Inevitably, this is the most popular variety of goth known to the world, the misfit teenager wearing black and pasty makeup for no reason other than to burden his or her parents while being bludgeoned by the horrors of adolescence and high school. All stereotypes evolve from somewhere, and yes, even this unfortunate caricature has its place in some factions of gothic legions. But like any other group of people, goth is just as diverse in terms of personalities and career choices. There is no quantifiable formula that allows for immediate assessment of millions of people—that’s common sense, which, yes, applies even to the goths.

A stereotype is just a snapshot of the real thing—that is to say, the real human being behind the makeup and the façade, the publicity and the spectacle. It has always been that way, and it will never change. A goth should be held to the same standards as anyone else.


How Do I Get Into Goth?

There is no strict manual for becoming part of the subculture. Some people who partake in the events don’t even consider themselves goth.

If the music moves you and the events seem exciting, then you have no excuse for not hitting up your local goth club and easing your curiosity. Be open-minded and give yourself the chance to meet some of the regular scenesters. Embracing the gothic doesn’t happen out of sheer force of will; it’s something that evolves naturally and gradually, just like any interest. It pertains to your environment and your interests.

If you’ve ever had a fascination for the macabre and the dark, the surreal and the melancholy, then maybe you’re a full-fledged goth deep down and just need a bit of encouragement to flesh it out.

Try out some of the different music genres: post-punk, deathrock, industrial. Goth even branches out to new wave and synthpop. Find your niche and ease yourself into this or that genre. Bands such as The Cure, Depeche Mode, and Joy Division are world-renowned names that still enjoy play at goth clubs, and all are ideal starting points for the goth novice as well. The deep cuts will be unearthed in time, so long as you continue to find the music fulfilling and exciting. Throw on your Spotify or Pandora mix and let it do the searching for you. Goth has an incredibly vast and wide array of bands to ease your curiosity, and while there is no guarantee that it will all appeal to you, it is likely that a few will at least stick. (Of course, do not box yourself into goth. Always be open to other music genres, no matter how far they may stray from what falls into the realm of goth.)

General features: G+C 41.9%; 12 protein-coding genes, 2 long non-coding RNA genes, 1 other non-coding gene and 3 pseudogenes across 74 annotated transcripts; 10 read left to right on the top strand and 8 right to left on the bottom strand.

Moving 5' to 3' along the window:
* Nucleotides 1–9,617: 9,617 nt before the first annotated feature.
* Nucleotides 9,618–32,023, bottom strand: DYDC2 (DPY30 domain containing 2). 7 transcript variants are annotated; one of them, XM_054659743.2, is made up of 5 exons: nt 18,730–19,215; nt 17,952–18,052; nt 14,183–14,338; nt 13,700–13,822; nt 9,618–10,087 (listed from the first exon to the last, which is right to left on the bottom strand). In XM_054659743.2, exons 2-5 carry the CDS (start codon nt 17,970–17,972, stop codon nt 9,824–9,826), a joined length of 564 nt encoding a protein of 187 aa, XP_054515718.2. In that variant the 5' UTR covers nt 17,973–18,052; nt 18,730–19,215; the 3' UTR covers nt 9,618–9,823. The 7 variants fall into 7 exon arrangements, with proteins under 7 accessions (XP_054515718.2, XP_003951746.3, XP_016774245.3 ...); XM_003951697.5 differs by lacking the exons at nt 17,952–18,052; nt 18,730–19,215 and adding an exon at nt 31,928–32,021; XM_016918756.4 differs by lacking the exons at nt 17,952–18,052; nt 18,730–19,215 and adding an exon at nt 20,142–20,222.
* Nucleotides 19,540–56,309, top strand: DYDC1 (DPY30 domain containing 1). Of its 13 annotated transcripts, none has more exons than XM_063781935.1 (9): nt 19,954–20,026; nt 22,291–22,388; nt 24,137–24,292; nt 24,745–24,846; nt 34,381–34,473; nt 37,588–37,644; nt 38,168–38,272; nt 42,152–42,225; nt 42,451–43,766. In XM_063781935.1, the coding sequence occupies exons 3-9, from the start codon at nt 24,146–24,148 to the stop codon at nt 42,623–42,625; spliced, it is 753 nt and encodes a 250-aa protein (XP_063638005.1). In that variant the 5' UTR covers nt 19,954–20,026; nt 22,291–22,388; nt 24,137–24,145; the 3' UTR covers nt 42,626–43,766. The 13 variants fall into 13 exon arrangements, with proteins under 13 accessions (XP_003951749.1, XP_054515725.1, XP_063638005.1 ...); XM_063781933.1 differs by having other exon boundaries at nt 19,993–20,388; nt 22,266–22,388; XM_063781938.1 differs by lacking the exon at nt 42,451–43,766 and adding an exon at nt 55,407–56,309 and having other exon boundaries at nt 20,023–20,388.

If the clothing resonates with you, then there are plenty of shops to fulfill your material desires as well. Goth shops reside primarily online, in the form of stores such as Rivethead and The Black Angel. More upscale stores such as Shrine of Hollywood and Kambriel are worth your time if you are willing to splurge and go all out. Failing any of the above, a modest outfit of all black is never, ever out of style. Black is always the signifier, or at the very least the implication, of goth.

But I Don’t Want to Give up Society

And you don’t have to. A common misconception of goth (which, sadly, is perpetuated by even self-alleged ambassadors of the community) is that it is starkly set against anything that is socially constructed to be “normal” or “bland.” True, the willingness to be goth does imply a sort of desire to stray from the herd to a certain extent, but this is the real world with real people. And there is nothing wrong with that. It is not goths vs. everyone else, and it shouldn’t be that way. Goth is not the answer to greater enlightenment, no more than any other way of life. It is not becoming of a goth to look down on other people for following another path of life, for that is the very sin that is perpetrated against them every day. Two wrong do not make a right. Integrating with people from numerous and different backgrounds while staying goth is a beautiful act that should be welcomed, not shunned and certainly not feared. No one is forcing you to renounce your ways of doom and gloom; the only person who has that control is you.

Only enrichment and value comes out of getting out of your comfort zone. You will not forget who you are, you will not be banished from your local club, your favorite stores will not demand you return your items, and your music library won’t suddenly disappear. Be a goth. Be the gothiest goth who ever gothed. But do it with openness and curiosity for the rest of the world.